posted by: ConnVoter | January 10, 2014  4:24pm

Susan, you’re missing the point (again).  Cousins, close friends, what’s the difference?  Here’s how the Courant characterizes the relationship—you tell me if this implies that Carrabba and Camilliere are close or not:

“But the two brothers said in a phone interview Tuesday that they are not related to Camilliere. They said their grandfather and Camilliere’s father were close friends.”

http://articles.courant.com/2014-01-08/news/hc-foley-accuracy-0108-20140107_1_foley-decd-two-brothers

FYI, just about every Italian I know has an “Uncle ____” who isn’t an uncle by blood.

Regardless, doesn’t this say or at least suggest that they’re pretty darn close?

Rome is burning and you’re celebrating a “gotcha” moment.  Congratulations!

posted by: LongJohn47 | January 10, 2014  5:08pm

The strangest event will take place next week, if David Walker announces for Lt. Governor as rumored. 

Here’s a guy with national experience and connections to good government money, seeking a second banana job refereeing state senate sessions and cutting ribbons in backwaters where the Gov doesn’t want to go.  Bizarre.

posted by: justsayin | January 11, 2014  5:50am

Susan why the race card? Middle aged “white” guy. A little early for you to pull that out if you are truly not worried. Sounds that to me like he is having fun and getting some attention. Nothing wrong with “white” guys doing that.

posted by: Susan Bigelow | January 11, 2014  11:11am

I saw the David Walker news, LongJohn, and it is definitely a bit of a head-scratcher. I wonder if this is the end of Penny Bacchiochi’s campaign?

posted by: LongJohn47 | January 11, 2014  11:40am

Susan—don’t know.  Here’s what Mark Boughton thinks:
“I think Penny did a very smart thing by getting out early and sort of staking out her interest,” Boughton said. “I think she is positioning to make herself viable.” 

You’ve got to admit the Two B’s would be a fresh-faced ticket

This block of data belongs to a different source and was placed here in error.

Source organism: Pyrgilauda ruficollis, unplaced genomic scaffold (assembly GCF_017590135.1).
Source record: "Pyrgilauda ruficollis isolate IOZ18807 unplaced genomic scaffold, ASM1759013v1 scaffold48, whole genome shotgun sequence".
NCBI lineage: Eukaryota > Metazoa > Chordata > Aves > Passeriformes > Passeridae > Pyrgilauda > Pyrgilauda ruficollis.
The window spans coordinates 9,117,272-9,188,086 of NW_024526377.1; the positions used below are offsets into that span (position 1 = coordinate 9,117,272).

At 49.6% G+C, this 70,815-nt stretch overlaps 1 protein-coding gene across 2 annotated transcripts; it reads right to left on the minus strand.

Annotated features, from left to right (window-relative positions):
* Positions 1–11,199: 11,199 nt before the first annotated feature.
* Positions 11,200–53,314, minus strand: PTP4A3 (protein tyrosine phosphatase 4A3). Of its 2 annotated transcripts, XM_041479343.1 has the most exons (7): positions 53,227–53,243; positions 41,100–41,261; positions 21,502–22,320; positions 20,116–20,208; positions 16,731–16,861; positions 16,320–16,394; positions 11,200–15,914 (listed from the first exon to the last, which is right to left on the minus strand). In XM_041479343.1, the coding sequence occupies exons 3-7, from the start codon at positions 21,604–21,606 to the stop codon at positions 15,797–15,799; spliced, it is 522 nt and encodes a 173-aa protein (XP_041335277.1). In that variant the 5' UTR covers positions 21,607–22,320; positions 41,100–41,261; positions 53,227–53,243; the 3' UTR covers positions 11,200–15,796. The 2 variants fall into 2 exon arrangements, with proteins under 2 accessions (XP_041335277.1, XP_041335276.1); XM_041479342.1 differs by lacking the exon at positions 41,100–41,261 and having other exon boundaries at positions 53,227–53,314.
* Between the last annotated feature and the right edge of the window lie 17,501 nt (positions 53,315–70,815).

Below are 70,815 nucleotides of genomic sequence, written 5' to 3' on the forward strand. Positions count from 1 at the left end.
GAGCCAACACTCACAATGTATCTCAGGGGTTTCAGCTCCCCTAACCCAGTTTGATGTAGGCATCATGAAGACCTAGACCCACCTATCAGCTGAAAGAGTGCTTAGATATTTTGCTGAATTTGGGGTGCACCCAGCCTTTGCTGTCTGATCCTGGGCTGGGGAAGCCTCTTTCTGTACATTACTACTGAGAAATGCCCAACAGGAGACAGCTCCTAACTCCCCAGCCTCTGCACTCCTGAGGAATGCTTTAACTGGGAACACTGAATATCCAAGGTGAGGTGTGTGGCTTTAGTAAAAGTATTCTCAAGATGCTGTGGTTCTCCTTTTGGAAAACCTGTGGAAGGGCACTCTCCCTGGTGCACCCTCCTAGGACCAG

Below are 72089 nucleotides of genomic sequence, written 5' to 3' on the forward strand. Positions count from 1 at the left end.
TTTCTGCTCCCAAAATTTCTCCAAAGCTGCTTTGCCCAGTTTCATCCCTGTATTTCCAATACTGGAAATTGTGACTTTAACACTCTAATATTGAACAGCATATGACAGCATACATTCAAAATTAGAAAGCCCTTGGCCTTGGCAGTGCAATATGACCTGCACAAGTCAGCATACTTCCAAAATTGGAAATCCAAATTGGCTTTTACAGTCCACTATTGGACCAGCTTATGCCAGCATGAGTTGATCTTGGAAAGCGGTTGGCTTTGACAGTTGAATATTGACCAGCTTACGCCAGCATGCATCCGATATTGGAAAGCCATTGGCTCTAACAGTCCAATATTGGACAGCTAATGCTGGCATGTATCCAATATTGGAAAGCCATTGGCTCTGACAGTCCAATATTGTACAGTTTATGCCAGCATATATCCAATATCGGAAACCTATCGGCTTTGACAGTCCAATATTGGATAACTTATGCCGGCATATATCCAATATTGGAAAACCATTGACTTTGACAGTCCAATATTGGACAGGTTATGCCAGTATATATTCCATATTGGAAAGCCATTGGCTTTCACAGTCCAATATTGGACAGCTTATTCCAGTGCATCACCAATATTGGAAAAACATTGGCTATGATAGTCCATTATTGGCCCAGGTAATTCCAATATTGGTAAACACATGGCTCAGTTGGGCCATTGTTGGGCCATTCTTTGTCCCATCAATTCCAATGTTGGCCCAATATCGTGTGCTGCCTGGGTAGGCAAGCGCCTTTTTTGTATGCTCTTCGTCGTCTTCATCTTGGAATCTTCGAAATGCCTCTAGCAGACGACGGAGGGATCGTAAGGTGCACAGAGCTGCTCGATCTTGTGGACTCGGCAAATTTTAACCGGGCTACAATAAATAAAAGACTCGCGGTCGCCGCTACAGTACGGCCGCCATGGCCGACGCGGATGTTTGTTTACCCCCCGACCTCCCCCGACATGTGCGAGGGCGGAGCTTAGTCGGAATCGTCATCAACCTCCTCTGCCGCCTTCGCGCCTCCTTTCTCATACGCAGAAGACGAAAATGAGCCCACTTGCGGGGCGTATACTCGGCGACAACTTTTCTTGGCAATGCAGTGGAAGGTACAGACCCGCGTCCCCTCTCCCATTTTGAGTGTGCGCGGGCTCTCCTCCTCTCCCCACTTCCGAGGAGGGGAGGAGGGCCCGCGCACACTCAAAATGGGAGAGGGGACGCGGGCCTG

posted by: art vandelay | January 11, 2014  12:09pm

art vandelay

Until a Conservative majority is elected in the House & Senate, nothing in this state will change.  A Republican Governor with Democrat Majorities will be in the same boat Rowland & Rell were in.

posted by: StanMuzyk | January 11, 2014  3:11pm

Mark Boughton and Tom Foley -are front-runners—but watch the probable “people’s-choice-dark-horse”—Shelton Mayor Mark Lauretti.

posted by: art vandelay | January 12, 2014  6:42am

art vandelay

If only McKinney would drop out, the Republicans might just stand a good chance of winning.  McKinney’s true RINO colors emerged with his gun control vote.  If the Republicans nominate McKinney, they can kiss the November election goodbye.

posted by: Joebigjoe | January 12, 2014  8:43am

For once I agree with LongJohn.

I dont know why Walker wouldnt run for Governor. When he would talk finances anyone that wouldnt listen wouldnt have the best long term interests of the state at heart, and thats what we need regardless of party, is for someone to honestly lay it out for us.

I am interested in what Lauretti has to say more specificially on the gun law as well as state finances. He said he would have tackled mental illness as the priority but he left out what he would have done about the gun law.

How about a compromise on that and hear me out my 2nd amendment friends.

If the courts uphold this garbage how about allowing the sale of the banned guns and magazines but at purchase they need to be registered? I know that sounds horrible but its better than the alternative we have. Also it is gun registration but for me the fact is that if they someday came looking for everyones guns, I would have used mine to fight back which is what the 2nd amendment is all about, so to compromise in this liberal state might be a good thing in the end.

posted by: LongJohn47 | January 12, 2014  12:37pm

If CT Rs are anything like the national party, they’ll choose the “next in line”—Boughton.  Anyone other than the Danbury mayor, the State Senate Minority Leader (and son of a former Congressman), or the clueless rich guy with massive bucks from Greenwich is a long shot indeed.

BTW, CT does not have a good history of electing state-wide self-funded candidates—0 for 5 recently (Lamont twice, the wrestling lady twice, and the empty suit once so far).  When will they ever learn?

posted by: StanMuzyk | January 12, 2014  5:08pm

@LongJohn47: You are absolutely right. Can’t dispute history.

posted by: LongJohn47 | January 12, 2014  5:24pm

Art —to this left winger, McKinney looks like the best shot (pun intended) the Rs have to beat Malloy, but of course he’s not pure enough for you and the gun nuts. 

To call McKinney a RINO is ridiculous, but hey! it’s your party and you can cry if you want to (oblique reference to the 60’s when the R’s actually cared about governing instead of leading moral crusades).